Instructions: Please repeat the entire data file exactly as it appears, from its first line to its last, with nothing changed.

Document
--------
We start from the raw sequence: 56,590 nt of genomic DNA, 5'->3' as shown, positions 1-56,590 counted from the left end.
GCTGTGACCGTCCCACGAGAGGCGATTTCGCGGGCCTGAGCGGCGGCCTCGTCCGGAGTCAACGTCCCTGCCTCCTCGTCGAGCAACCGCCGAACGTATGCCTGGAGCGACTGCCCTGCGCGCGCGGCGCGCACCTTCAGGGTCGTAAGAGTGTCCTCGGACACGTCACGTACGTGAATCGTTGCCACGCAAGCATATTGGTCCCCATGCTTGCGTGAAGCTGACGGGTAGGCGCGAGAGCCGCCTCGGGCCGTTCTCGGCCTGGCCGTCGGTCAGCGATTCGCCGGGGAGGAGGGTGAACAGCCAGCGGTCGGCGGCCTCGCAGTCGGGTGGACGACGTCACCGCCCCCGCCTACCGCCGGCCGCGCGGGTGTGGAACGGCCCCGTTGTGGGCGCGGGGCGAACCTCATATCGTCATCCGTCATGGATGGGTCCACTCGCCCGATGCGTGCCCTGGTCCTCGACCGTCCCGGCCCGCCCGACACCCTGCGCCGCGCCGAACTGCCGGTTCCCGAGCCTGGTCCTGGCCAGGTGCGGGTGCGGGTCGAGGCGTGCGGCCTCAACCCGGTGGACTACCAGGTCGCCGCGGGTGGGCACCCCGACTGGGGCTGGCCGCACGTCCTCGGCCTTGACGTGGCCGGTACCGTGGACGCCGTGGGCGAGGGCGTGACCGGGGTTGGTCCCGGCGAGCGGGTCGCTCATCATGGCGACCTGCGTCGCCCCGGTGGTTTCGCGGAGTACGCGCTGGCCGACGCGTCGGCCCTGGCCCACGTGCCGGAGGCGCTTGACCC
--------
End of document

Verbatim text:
We start from the raw sequence: 56,590 nt of genomic DNA, 5'->3' as shown, positions 1-56,590 counted from the left end.
GCTGTGACCGTCCCACGAGAGGCGATTTCGCGGGCCTGAGCGGCGGCCTCGTCCGGAGTCAACGTCCCTGCCTCCTCGTCGAGCAACCGCCGAACGTATGCCTGGAGCGACTGCCCTGCGCGCGCGGCGCGCACCTTCAGGGTCGTAAGAGTGTCCTCGGACACGTCACGTACGTGAATCGTTGCCACGCAAGCATATTGGTCCCCATGCTTGCGTGAAGCTGACGGGTAGGCGCGAGAGCCGCCTCGGGCCGTTCTCGGCCTGGCCGTCGGTCAGCGATTCGCCGGGGAGGAGGGTGAACAGCCAGCGGTCGGCGGCCTCGCAGTCGGGTGGACGACGTCACCGCCCCCGCCTACCGCCGGCCGCGCGGGTGTGGAACGGCCCCGTTGTGGGCGCGGGGCGAACCTCATATCGTCATCCGTCATGGATGGGTCCACTCGCCCGATGCGTGCCCTGGTCCTCGACCGTCCCGGCCCGCCCGACACCCTGCGCCGCGCCGAACTGCCGGTTCCCGAGCCTGGTCCTGGCCAGGTGCGGGTGCGGGTCGAGGCGTGCGGCCTCAACCCGGTGGACTACCAGGTCGCCGCGGGTGGGCACCCCGACTGGGGCTGGCCGCACGTCCTCGGCCTTGACGTGGCCGGTACCGTGGACGCCGTGGGCGAGGGCGTGACCGGGGTTGGTCCCGGCGAGCGGGTCGCTCATCATGGCGACCTGCGTCGCCCCGGTGGTTTCGCGGAGTACGCGCTGGCCGACGCGTCGGCCCTGGCCCACGTGCCGGAGGCGCTTGACCC